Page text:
Leveraging Resilience Assets Is Paramount to Preparedness > Air Force Reserve Command > News Article

The term “mental health” is strange. Too often, we equate “mental health” with problems, symptoms or crises. Yet mental health is just that – a form of health. The brain is part of the body. As soldiers, we pride ourselves on honing our physical fitness, and so should the command center of this body (the brain).

In so many areas of life, we pride ourselves on knowing what we need and where to get it. Do you do DIY in the renovation of your house? Sometimes the clerk at your local hardware store is the right resource to start with. Take a lesson? The instructor is probably a helpful expert to lean on. If you needed a tooth pulled, well, TikTok or YouTube probably aren’t the best place to start solving that problem.

But there is a double standard when it comes to mental health when it comes to taking pride in using the tools and resources at our disposal. I could just give therapy clients 10 years of psychology textbooks so they can take more pride in being self-reliant with mental health practices, but it’s much more efficient to go to the right place for the right expertise . This is where knowing who to turn to and for what purpose is so important to honing our psychological strength.

In the military, we are so fortunate to have the resources that we make available to us for this purpose. Military OneSource along with Military Family Life Counseling and Airmen and Family Readiness help us through stressful times in life. We have chaplains always available for spiritual welfare. Primary Behavioral Health Care can book appointments directly through the usual appointment line, which often brings people in much sooner than the traditional mental health clinic. Additionally, Guard and Reserve members can also access the Director of Psychological Health (DPH) within their unit. And, of course, we’re also here at the mental health clinic. Air Force bases are an incredible one-stop-shop for a plethora of mental health resources.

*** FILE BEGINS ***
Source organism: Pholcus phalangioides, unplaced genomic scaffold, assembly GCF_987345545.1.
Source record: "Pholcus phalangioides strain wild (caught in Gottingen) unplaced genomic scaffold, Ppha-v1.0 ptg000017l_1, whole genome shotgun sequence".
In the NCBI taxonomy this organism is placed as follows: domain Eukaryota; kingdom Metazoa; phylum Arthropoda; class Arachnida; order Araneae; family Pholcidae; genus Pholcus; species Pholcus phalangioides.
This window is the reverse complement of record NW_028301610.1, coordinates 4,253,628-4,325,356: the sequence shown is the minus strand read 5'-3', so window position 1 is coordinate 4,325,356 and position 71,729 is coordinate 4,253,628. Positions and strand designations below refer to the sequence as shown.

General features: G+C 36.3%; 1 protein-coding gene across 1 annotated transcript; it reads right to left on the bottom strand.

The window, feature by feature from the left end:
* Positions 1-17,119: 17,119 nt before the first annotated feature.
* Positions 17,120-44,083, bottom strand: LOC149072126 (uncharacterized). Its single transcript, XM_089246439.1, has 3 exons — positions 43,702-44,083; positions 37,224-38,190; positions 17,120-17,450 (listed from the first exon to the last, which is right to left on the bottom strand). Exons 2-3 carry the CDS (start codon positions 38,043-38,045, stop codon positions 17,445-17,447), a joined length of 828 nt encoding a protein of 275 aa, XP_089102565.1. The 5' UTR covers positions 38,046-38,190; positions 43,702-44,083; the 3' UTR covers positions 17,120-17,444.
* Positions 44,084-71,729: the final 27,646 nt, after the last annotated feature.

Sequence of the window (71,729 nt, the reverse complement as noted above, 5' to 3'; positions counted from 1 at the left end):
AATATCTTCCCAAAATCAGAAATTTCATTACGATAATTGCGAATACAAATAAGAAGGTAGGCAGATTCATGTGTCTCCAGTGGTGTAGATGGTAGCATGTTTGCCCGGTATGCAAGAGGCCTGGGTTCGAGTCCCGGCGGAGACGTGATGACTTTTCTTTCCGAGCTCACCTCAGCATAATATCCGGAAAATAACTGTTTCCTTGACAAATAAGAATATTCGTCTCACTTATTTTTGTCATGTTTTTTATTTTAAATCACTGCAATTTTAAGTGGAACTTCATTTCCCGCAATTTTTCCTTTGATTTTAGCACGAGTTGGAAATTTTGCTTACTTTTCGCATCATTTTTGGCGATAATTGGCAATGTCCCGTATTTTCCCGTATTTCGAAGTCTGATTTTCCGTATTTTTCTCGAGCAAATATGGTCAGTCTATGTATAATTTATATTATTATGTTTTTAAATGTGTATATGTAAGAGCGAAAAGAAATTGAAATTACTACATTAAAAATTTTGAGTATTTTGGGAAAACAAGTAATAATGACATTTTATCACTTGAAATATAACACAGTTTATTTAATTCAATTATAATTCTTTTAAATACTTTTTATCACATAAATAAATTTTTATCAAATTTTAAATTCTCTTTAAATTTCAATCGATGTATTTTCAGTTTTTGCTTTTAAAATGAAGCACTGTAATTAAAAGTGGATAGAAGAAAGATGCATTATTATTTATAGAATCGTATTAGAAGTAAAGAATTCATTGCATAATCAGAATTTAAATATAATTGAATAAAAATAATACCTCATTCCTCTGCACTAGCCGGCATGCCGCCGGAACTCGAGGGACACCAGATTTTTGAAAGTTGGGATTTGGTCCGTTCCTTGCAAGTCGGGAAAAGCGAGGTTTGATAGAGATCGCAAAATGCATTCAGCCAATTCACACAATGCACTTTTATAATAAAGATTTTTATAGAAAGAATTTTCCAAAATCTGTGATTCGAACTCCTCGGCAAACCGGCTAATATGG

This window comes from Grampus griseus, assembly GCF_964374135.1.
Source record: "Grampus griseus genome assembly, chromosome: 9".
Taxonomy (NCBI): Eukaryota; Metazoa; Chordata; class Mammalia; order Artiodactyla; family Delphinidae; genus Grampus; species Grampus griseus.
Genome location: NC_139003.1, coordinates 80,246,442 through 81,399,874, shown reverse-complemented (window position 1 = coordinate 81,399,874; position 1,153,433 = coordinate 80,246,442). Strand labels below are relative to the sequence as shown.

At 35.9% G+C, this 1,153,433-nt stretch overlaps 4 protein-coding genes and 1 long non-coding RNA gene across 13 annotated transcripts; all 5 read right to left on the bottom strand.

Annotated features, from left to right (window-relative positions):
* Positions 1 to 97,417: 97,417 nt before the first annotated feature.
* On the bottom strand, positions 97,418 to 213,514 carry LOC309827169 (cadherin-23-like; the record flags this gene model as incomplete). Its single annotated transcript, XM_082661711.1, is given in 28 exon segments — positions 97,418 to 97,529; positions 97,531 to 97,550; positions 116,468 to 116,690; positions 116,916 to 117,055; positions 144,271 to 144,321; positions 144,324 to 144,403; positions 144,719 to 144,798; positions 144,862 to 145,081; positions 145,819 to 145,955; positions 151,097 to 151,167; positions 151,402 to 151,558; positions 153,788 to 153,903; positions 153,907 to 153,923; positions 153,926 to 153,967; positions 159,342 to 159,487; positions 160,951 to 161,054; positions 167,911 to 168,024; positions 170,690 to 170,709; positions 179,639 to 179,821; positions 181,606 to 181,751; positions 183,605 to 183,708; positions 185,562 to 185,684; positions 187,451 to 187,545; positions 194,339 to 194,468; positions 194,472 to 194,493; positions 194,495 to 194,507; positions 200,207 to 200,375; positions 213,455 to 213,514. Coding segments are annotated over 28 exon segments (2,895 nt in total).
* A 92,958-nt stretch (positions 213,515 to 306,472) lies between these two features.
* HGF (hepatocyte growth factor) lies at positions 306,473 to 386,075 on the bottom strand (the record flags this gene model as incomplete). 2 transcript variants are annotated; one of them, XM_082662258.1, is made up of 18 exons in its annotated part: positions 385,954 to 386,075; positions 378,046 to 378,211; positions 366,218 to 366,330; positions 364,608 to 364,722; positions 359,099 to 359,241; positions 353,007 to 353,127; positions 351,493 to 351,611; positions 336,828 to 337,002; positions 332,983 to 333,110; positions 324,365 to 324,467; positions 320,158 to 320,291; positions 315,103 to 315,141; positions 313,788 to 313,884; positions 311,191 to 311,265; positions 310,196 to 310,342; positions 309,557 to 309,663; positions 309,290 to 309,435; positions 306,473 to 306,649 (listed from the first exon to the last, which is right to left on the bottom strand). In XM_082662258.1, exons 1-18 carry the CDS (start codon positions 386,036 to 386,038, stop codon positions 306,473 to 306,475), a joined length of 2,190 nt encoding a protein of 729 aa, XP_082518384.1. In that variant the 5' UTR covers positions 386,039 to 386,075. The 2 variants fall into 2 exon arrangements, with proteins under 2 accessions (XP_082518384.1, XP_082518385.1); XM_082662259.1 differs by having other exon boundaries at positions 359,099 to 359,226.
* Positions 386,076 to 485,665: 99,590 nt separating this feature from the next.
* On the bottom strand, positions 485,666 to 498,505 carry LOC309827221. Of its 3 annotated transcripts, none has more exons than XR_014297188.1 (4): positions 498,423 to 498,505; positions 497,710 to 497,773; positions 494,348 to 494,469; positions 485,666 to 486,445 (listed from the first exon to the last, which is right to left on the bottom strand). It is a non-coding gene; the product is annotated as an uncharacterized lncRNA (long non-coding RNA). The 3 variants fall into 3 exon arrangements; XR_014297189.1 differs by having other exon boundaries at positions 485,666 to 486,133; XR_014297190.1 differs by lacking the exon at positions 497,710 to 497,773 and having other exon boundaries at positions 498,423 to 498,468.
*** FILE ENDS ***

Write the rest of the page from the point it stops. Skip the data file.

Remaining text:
Unfortunately, mental health issues continue to be one of the most significant factors impacting readiness across the force. Suicide has claimed more lives than war operations since 9/11 and the demand for mental health services has increased by more than 300% in recent years. Yet the supply of mental health care providers has not kept pace with the increased need.

In response, we have a grassroots-wide opportunity to leverage all the services available to us. The mental health clinic is just one tool in a big box of resilience resources across the base. We have to rely on each other within the units and really check how those on either side are doing. Good sleep, good diet, and exercise can boost many neurotransmitters targeted by antidepressants. If the brain is part of the body, we need to balance holistic health. And we need to rely on the array of experts and resources available just a phone call away or steps away. At the Mental Health Clinic, we always strive to find creative ways to improve care and increase access to our services despite the challenges of supply and demand. For more information or if we can help you, call us at 334-953-5430.

About Stephen Ewing

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